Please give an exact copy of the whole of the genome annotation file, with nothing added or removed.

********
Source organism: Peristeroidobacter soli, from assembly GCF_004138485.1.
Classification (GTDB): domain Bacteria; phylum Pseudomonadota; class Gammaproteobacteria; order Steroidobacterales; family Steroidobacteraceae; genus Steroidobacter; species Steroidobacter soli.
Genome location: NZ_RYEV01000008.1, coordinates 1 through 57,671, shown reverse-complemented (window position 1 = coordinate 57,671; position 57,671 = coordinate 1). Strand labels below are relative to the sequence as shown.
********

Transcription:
Source organism: Peristeroidobacter soli, from assembly GCF_004138485.1.
Classification (GTDB): domain Bacteria; phylum Pseudomonadota; class Gammaproteobacteria; order Steroidobacterales; family Steroidobacteraceae; genus Steroidobacter; species Steroidobacter soli.
Genome location: NZ_RYEV01000008.1, coordinates 1 through 57,671, shown reverse-complemented (window position 1 = coordinate 57,671; position 57,671 = coordinate 1). Strand labels below are relative to the sequence as shown.